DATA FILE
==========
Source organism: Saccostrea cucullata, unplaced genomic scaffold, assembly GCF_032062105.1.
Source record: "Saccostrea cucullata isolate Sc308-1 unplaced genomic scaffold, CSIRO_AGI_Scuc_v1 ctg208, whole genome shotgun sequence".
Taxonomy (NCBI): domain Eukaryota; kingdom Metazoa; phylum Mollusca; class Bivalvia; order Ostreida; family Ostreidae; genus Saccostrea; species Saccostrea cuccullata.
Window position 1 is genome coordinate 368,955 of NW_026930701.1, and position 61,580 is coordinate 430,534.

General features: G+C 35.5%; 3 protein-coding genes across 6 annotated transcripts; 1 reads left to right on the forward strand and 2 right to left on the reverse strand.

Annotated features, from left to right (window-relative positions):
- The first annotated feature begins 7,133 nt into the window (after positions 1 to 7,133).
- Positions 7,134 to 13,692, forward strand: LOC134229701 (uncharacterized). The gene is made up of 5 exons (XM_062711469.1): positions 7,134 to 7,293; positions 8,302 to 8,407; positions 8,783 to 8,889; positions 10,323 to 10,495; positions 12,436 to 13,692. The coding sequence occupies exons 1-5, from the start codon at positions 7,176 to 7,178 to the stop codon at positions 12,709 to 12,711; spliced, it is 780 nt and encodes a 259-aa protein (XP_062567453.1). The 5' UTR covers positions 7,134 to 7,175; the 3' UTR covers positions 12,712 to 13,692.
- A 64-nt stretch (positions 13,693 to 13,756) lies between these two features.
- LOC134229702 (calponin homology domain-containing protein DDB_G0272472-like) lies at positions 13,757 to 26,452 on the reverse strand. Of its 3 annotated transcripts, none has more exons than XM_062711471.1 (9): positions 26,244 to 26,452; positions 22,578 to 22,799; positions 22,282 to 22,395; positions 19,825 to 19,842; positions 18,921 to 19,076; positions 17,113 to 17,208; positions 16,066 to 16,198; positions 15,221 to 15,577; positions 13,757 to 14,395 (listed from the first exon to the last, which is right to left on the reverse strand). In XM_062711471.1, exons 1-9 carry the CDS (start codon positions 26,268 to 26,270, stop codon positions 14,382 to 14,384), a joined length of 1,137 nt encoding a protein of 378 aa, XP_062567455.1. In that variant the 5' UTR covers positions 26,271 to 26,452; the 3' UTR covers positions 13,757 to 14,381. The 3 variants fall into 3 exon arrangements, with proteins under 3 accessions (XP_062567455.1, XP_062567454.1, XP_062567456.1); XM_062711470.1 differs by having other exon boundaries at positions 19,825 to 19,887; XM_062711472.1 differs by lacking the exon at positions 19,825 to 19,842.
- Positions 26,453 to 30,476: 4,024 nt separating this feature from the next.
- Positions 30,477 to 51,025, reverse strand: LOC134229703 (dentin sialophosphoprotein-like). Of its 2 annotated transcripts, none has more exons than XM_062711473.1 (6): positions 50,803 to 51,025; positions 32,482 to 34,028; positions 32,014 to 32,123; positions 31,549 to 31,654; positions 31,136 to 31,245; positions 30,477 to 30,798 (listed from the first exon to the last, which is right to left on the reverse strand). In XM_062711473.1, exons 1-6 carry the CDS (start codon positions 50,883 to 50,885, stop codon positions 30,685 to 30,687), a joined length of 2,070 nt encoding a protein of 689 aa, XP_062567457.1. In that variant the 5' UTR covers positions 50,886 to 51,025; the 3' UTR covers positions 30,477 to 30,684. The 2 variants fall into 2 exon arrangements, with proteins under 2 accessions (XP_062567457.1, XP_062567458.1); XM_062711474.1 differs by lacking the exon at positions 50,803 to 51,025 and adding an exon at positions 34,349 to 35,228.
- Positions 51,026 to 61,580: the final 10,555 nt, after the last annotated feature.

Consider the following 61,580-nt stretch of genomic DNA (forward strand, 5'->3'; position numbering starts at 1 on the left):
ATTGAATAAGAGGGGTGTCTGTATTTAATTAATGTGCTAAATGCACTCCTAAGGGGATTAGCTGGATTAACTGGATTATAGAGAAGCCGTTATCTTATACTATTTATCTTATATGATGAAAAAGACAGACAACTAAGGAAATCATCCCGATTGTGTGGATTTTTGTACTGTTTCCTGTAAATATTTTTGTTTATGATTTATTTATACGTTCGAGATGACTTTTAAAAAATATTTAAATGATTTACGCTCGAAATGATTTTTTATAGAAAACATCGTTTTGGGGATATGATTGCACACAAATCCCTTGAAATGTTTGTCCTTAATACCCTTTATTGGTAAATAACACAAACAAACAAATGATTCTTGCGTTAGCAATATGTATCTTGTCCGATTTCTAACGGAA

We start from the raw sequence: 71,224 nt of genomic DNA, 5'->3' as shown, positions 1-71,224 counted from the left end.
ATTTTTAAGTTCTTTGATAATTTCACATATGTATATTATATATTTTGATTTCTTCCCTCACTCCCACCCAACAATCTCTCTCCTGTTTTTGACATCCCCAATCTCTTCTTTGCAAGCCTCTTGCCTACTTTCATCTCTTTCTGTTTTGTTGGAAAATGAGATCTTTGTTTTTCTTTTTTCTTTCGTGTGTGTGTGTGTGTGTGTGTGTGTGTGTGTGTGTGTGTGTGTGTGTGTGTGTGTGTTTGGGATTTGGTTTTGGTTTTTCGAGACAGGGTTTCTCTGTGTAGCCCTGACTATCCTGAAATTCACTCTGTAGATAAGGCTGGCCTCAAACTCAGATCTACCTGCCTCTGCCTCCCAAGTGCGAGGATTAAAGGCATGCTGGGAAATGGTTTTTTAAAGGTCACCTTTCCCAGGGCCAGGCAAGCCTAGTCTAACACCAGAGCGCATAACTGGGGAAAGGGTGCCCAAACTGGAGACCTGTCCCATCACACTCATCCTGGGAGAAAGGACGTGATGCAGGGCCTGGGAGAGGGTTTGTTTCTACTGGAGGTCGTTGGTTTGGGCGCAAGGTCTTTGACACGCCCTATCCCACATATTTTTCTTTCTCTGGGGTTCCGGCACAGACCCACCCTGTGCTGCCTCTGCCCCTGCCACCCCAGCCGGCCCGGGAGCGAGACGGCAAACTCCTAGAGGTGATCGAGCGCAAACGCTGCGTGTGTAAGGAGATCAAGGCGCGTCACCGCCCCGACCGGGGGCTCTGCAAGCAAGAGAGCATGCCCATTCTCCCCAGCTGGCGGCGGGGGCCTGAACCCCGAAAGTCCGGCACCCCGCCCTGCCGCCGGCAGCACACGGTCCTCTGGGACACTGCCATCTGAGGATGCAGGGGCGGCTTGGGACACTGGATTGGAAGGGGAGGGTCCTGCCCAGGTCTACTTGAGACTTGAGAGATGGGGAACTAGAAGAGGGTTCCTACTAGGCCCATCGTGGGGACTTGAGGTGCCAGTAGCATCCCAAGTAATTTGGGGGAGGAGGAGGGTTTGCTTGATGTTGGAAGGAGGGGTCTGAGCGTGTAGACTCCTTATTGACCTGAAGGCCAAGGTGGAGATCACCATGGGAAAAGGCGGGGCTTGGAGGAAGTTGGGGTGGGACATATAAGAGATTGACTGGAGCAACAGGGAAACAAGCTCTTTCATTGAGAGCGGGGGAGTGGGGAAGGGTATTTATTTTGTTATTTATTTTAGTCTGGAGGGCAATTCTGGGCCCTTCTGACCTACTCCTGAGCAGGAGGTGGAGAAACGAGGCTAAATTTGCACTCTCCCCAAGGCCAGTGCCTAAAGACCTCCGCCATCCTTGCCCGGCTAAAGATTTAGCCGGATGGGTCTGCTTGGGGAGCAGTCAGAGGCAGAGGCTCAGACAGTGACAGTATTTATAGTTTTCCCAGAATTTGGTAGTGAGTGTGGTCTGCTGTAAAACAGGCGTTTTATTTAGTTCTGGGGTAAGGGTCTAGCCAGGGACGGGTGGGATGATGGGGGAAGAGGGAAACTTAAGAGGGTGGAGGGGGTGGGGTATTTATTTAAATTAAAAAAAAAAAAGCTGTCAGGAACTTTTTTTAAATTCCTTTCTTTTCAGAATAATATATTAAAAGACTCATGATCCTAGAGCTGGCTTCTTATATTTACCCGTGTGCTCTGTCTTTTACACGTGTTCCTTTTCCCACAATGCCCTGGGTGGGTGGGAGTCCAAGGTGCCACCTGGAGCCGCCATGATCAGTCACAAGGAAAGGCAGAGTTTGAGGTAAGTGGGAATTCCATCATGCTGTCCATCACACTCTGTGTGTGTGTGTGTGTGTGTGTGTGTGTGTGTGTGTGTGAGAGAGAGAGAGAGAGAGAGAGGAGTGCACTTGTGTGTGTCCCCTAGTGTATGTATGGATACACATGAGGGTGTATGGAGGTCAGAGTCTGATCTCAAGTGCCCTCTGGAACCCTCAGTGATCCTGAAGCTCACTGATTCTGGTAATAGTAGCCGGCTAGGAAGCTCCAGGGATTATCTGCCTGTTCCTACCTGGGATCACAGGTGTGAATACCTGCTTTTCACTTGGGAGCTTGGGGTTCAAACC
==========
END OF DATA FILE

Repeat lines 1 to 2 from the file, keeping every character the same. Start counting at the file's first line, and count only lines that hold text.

Source organism: Saccostrea cucullata, unplaced genomic scaffold, assembly GCF_032062105.1.
Source record: "Saccostrea cucullata isolate Sc308-1 unplaced genomic scaffold, CSIRO_AGI_Scuc_v1 ctg208, whole genome shotgun sequence".